• Students language development was enhanced. As IB teachers we are committed to enhancing students language learning and understand that no matter what subject we teach within, we are responsible for language learning and supporting students mother tongue(s) and cultural backgrounds. One of my students is from Vietnam and was so appreciative when I suggested that she can write her short story in Vietnamese and then simply translate this for me once she is finished. This student is always so studious and dedicated in her learning, but I had not seen an excitement in her learning yet. Having the opportunity to write in her own language and express herself in Vietnamese, she became excited about her assessment task and gained a sense of pride in her cultural heritage as her classmates were awestruck at her ability to communicate in a different language and a character language as well.
  • Student-led learning doesn’t stop in the classroom, it provides a platform for future inquiry and learning. One of my students chose to write a novel for her task, however, due to time restraints she was aware she would only be able to begin her novel. I had the pleasure of watching her independently work on her novel, as a developing inquiry-based teacher this was really a treat. Using WattPad she simply started writing, then when she had to make connections she would open her Language and literature exercise book and mind map her ideas and then add this to her novel road map. She would draft syntax and paragraphs, and when stuck for inspiration she would begin to draw the settings in her exercise book as well. Although she was working independently I watched as she would regularly ask her classmates for feedback and ideas. The feedback she would then note down and look for ways to integrate this in her novel. In the morning she would inform me of how outside of school hours over Facebook she and her peers were discussing her novel via Messenger. The fluid nature of her learning and engagement in an assessment task reminded me of just how important student voice and choice is in their learning journey. When students are actively engaged and find their learning relevant and meaningful, learning goes beyond the classroom walls and the College grounds – it permeates their lives.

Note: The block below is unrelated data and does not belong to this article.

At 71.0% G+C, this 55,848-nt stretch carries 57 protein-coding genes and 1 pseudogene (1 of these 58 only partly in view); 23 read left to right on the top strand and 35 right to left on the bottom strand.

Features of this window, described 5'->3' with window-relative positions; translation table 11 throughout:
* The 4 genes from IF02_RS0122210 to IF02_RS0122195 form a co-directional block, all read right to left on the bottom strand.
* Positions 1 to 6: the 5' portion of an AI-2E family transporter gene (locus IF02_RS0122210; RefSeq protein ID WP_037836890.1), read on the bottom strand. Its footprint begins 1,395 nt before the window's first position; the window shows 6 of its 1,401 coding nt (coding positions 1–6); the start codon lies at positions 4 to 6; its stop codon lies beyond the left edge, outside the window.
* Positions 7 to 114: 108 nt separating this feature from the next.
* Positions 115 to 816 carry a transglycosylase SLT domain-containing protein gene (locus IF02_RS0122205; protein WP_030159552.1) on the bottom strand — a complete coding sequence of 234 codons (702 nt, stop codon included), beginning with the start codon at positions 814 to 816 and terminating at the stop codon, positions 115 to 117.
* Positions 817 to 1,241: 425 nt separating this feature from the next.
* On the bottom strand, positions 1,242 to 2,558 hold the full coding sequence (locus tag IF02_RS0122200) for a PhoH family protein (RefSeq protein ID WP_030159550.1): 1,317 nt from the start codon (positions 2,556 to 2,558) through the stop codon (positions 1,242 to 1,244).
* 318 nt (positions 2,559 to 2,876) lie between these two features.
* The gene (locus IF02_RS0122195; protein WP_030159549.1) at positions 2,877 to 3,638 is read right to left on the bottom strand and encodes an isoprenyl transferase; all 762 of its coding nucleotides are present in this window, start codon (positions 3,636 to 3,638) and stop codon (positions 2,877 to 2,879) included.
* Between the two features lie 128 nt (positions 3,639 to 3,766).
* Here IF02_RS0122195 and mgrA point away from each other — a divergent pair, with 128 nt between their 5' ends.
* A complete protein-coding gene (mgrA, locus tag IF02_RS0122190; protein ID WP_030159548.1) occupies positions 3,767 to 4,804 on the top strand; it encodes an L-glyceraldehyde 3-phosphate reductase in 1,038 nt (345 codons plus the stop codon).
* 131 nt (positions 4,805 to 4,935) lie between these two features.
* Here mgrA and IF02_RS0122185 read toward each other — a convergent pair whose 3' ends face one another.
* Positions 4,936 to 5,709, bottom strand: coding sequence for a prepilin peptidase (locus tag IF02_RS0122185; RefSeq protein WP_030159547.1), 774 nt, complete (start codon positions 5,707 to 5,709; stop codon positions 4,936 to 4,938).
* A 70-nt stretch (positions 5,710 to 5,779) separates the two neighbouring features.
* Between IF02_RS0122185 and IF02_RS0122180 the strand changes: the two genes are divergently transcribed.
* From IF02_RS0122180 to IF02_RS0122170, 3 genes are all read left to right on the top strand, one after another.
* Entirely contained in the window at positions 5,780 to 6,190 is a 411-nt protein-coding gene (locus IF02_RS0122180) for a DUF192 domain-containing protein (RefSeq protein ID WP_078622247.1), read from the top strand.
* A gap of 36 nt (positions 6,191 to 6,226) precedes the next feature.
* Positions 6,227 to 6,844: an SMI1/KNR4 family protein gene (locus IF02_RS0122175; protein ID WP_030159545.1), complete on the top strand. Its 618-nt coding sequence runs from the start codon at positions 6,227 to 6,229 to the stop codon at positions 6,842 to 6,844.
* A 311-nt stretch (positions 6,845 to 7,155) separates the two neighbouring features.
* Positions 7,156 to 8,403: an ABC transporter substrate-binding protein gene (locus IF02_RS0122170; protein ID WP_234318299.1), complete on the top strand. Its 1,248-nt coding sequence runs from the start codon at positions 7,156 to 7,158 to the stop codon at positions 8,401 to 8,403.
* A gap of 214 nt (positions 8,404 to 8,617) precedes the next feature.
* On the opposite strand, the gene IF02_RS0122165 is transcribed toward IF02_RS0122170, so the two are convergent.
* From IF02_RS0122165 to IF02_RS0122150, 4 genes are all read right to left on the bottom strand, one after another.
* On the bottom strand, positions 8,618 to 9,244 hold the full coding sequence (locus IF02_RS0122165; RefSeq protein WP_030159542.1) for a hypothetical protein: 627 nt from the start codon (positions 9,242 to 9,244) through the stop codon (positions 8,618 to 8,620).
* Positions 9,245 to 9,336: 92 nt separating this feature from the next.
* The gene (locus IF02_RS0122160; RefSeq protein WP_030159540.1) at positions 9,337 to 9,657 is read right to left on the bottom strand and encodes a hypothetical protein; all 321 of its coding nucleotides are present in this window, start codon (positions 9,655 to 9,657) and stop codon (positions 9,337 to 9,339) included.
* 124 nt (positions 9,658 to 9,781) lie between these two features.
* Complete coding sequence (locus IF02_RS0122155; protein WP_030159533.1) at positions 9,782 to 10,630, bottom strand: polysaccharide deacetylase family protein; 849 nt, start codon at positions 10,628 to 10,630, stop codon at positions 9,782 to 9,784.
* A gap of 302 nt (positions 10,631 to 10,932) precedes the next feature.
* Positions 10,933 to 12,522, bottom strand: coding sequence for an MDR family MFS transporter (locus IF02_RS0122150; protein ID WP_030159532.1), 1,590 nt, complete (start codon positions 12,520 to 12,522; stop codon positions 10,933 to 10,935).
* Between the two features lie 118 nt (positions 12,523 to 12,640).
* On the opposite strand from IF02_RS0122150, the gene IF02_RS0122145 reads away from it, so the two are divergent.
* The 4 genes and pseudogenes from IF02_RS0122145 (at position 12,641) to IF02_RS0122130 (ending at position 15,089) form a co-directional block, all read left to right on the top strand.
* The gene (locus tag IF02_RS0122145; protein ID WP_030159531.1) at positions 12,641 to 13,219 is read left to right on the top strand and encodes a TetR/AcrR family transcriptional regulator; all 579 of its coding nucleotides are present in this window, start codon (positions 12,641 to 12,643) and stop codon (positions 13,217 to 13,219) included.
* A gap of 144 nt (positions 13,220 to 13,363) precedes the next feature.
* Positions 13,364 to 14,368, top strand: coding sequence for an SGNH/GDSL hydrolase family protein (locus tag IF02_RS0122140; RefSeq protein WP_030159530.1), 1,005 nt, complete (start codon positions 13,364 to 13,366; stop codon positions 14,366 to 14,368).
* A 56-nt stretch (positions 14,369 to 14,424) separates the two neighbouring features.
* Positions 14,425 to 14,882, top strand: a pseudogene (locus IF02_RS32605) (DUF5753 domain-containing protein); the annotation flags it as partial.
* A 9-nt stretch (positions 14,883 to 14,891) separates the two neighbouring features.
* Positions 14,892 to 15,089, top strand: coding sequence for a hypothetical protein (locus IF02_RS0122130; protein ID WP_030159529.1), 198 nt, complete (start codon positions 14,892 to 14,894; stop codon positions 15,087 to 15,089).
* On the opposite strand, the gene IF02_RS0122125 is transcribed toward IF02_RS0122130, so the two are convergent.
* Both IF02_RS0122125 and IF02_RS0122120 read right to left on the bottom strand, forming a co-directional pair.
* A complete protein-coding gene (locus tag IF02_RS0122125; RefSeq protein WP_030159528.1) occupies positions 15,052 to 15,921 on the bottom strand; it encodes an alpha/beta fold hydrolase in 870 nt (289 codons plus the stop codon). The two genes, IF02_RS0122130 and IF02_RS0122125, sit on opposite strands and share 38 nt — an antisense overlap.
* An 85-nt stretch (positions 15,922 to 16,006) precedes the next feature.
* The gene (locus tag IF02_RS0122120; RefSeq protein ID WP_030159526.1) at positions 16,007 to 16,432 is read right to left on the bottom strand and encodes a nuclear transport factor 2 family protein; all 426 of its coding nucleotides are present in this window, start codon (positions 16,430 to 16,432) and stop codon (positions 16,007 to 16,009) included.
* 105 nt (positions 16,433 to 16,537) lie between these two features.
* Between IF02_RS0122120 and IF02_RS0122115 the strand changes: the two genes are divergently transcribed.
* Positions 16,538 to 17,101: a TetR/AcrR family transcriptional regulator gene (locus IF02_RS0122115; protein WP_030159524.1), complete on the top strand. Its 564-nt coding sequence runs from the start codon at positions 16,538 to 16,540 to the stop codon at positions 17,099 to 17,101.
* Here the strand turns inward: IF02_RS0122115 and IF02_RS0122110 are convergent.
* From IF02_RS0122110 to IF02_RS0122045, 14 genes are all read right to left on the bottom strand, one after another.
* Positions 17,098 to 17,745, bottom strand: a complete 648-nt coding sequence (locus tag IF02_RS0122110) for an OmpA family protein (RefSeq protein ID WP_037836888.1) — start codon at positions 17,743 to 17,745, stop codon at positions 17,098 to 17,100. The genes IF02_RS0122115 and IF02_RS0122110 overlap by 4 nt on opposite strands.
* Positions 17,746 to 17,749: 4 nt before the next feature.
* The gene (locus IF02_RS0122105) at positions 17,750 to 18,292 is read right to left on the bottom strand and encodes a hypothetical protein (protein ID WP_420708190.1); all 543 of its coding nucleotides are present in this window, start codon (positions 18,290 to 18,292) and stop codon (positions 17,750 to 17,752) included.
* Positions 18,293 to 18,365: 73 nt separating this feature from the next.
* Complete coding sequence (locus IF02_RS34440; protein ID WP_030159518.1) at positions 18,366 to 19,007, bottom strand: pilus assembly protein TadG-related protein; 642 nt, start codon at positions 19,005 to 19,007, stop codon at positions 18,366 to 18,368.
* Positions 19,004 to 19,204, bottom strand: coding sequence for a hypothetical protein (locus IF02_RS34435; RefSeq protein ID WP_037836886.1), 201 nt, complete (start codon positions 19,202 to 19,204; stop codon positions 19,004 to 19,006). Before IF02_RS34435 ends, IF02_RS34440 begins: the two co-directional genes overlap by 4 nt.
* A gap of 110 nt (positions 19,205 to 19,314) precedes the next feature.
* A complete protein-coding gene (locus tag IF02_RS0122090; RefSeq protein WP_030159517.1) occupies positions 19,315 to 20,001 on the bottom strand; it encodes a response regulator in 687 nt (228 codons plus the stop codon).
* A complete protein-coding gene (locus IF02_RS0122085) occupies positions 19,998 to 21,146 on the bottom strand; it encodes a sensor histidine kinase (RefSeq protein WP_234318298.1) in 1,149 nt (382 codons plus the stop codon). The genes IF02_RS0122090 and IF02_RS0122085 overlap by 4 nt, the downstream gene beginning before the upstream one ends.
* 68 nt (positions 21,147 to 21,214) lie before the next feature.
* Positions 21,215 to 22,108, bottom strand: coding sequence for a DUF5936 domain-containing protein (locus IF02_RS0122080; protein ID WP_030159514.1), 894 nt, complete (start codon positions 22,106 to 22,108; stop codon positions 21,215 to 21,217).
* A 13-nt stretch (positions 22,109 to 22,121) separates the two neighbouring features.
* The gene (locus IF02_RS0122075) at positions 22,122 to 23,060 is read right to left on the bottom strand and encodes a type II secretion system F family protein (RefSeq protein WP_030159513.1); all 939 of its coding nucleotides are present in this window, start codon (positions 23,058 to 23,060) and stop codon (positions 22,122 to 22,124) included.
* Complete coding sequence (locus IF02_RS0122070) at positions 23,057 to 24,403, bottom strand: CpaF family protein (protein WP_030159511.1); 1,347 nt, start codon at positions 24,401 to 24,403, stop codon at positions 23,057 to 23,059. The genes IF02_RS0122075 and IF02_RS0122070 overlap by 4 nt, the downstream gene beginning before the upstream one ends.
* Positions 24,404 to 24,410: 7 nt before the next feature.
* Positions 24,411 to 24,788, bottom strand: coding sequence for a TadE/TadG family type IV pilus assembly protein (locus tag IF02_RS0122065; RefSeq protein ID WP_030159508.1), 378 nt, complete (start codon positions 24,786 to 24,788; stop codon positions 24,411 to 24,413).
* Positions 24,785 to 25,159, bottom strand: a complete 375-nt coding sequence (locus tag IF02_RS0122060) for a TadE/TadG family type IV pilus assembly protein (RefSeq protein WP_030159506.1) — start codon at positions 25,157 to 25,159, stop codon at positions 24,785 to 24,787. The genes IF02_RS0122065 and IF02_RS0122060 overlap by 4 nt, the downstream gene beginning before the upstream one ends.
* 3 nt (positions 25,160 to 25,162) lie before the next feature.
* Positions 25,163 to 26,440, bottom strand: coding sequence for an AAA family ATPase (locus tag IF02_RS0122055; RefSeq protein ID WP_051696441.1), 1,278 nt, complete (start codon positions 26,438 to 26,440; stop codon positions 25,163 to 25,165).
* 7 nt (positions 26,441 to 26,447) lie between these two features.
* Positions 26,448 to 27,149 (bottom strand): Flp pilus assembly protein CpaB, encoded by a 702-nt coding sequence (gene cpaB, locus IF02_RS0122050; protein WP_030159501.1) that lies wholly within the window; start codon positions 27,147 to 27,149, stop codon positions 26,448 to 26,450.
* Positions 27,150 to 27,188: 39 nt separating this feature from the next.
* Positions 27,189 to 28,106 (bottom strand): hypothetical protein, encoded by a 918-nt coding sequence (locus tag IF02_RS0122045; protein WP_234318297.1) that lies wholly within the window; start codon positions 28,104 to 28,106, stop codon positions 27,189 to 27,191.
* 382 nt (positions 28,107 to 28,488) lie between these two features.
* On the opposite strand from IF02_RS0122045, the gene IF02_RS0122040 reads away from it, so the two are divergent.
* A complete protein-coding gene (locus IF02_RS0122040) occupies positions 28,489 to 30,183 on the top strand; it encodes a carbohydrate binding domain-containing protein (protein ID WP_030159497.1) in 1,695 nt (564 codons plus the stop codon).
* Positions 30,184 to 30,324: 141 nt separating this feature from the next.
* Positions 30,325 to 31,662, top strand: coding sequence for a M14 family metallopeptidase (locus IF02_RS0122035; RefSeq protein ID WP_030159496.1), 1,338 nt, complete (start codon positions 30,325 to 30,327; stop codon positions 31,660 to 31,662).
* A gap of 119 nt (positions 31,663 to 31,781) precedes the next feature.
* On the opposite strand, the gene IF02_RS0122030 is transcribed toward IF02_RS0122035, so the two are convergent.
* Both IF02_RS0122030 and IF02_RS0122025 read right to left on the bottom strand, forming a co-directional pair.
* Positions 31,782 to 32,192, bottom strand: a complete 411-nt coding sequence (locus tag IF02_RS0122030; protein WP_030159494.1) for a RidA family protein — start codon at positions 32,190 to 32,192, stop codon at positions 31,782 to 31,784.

When students have a sense of autonomy and their voice is heard and catered for within the classroom, wonderful learning experiences can occur. These experiences can inspire our students to produce excellent work and engage in their learning outside of the classroom. I can’t help but think just how many more inventors, designers, authors, filmmakers, artists, developers, problem solvers, etc., the world would now possess if our education systems were set up to teach students, not curriculum. Would we have progressed further as a more understanding and accepting society? Would we have greater advancements in medicine and healthcare? Could our global issues be closer to solving if we saw education as student-centred not just objective-driven? What ideas for change and growth would come from our schools if the voices of our students were listened to?

From this learning experience with my Year 8 class, who I will dearly miss as they progress into Year 9, I am even more convinced of my role as not just a teacher of Language and literature, but a facilitator who has the responsibility to provide a platform for student learning beyond the classroom. My job is not to cram concepts, content and skills into the minds of my students, but rather create relevant and engaging learning experiences that serve as a stepping stone for students independent inquiry and learning. After all, isn’t that what we as teachers really are? Stepping stones who help our students find their voice and wings so they can make our world a better and more peaceful place.